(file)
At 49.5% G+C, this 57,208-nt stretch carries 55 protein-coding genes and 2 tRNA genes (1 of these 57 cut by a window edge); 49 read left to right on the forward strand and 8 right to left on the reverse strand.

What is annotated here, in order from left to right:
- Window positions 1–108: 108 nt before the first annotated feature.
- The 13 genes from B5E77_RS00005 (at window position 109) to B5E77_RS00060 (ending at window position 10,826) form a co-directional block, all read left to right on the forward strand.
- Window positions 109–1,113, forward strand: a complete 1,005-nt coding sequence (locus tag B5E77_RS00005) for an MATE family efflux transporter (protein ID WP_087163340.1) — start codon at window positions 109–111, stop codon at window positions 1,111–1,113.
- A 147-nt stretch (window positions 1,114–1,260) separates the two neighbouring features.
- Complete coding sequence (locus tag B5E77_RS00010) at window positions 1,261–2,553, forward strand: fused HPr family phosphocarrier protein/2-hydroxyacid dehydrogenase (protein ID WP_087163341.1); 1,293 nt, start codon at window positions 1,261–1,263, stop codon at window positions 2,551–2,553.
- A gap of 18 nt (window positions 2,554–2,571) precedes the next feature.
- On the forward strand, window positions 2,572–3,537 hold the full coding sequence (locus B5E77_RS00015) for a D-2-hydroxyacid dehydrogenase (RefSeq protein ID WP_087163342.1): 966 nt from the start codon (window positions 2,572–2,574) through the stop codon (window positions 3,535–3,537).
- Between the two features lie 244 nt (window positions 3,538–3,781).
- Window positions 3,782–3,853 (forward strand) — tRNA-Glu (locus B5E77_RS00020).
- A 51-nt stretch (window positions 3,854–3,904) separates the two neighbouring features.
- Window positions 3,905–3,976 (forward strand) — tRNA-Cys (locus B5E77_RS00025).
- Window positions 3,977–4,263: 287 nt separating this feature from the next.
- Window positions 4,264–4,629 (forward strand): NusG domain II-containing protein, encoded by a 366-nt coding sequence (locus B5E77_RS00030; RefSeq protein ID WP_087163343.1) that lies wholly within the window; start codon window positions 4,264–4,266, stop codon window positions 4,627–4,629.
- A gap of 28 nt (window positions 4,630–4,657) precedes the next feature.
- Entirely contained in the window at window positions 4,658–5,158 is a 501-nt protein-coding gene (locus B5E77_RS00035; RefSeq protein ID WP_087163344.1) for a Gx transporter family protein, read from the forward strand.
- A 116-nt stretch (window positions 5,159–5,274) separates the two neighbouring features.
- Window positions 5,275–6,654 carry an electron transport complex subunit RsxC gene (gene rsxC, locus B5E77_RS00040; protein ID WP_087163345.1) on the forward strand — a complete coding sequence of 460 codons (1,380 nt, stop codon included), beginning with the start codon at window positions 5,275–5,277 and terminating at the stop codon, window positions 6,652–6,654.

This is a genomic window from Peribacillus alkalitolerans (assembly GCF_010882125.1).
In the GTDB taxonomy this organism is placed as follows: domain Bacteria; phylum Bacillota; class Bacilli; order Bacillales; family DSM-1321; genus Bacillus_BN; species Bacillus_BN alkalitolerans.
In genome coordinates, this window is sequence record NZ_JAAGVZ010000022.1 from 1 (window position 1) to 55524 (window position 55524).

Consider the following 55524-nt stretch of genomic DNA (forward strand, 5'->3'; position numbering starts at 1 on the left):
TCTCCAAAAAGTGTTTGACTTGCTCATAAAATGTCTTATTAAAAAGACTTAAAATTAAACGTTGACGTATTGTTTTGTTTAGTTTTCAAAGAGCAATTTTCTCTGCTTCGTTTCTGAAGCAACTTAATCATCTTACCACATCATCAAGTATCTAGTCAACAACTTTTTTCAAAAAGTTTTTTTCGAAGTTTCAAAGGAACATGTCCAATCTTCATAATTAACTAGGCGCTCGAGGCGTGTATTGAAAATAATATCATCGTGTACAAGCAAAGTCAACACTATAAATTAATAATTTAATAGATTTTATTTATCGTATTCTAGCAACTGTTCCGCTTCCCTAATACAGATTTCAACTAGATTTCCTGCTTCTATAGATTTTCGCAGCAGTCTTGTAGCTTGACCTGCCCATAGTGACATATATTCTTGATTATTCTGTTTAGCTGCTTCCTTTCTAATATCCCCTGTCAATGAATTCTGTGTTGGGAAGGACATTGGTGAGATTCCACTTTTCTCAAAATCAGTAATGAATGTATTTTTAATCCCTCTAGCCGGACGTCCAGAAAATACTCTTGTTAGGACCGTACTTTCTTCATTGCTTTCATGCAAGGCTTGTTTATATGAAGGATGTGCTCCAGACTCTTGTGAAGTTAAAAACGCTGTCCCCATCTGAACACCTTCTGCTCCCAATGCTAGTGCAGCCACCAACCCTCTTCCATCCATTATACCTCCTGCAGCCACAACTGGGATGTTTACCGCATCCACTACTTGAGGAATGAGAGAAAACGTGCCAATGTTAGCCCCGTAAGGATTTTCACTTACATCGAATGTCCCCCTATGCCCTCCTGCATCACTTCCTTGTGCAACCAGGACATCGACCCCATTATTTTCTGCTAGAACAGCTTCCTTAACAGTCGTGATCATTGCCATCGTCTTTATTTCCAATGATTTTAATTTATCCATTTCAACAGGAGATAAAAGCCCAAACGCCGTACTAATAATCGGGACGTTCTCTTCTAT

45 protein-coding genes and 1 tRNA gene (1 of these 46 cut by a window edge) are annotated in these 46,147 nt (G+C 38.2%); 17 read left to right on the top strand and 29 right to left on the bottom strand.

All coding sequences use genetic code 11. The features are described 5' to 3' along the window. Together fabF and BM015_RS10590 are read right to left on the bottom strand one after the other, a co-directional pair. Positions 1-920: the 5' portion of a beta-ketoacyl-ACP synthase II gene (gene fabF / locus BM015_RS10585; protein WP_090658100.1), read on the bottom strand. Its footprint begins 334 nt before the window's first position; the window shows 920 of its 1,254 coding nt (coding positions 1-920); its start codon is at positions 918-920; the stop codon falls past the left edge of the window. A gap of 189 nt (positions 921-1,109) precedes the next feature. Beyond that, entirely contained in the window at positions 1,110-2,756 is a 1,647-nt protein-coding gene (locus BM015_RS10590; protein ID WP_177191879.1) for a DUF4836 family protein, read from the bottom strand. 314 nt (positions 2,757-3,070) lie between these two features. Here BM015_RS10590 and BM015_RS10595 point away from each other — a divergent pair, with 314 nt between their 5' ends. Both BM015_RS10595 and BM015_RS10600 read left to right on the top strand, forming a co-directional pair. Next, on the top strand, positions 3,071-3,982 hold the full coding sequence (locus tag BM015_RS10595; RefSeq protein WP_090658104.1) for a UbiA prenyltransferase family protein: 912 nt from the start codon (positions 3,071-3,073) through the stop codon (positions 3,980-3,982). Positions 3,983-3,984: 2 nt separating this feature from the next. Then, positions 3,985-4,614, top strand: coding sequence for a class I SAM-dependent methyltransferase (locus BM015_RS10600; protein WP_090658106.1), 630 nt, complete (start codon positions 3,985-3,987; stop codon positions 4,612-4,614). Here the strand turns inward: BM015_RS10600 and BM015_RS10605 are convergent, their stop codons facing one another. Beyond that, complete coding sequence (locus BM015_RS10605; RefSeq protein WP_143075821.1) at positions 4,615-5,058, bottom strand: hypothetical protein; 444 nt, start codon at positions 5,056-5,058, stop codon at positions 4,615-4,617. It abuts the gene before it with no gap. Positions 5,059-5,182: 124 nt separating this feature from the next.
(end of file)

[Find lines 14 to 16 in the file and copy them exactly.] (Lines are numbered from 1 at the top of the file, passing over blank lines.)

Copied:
- Window positions 3,977–4,263: 287 nt separating this feature from the next.
- Window positions 4,264–4,629 (forward strand): NusG domain II-containing protein, encoded by a 366-nt coding sequence (locus B5E77_RS00030; RefSeq protein ID WP_087163343.1) that lies wholly within the window; start codon window positions 4,264–4,266, stop codon window positions 4,627–4,629.
- A gap of 28 nt (window positions 4,630–4,657) precedes the next feature.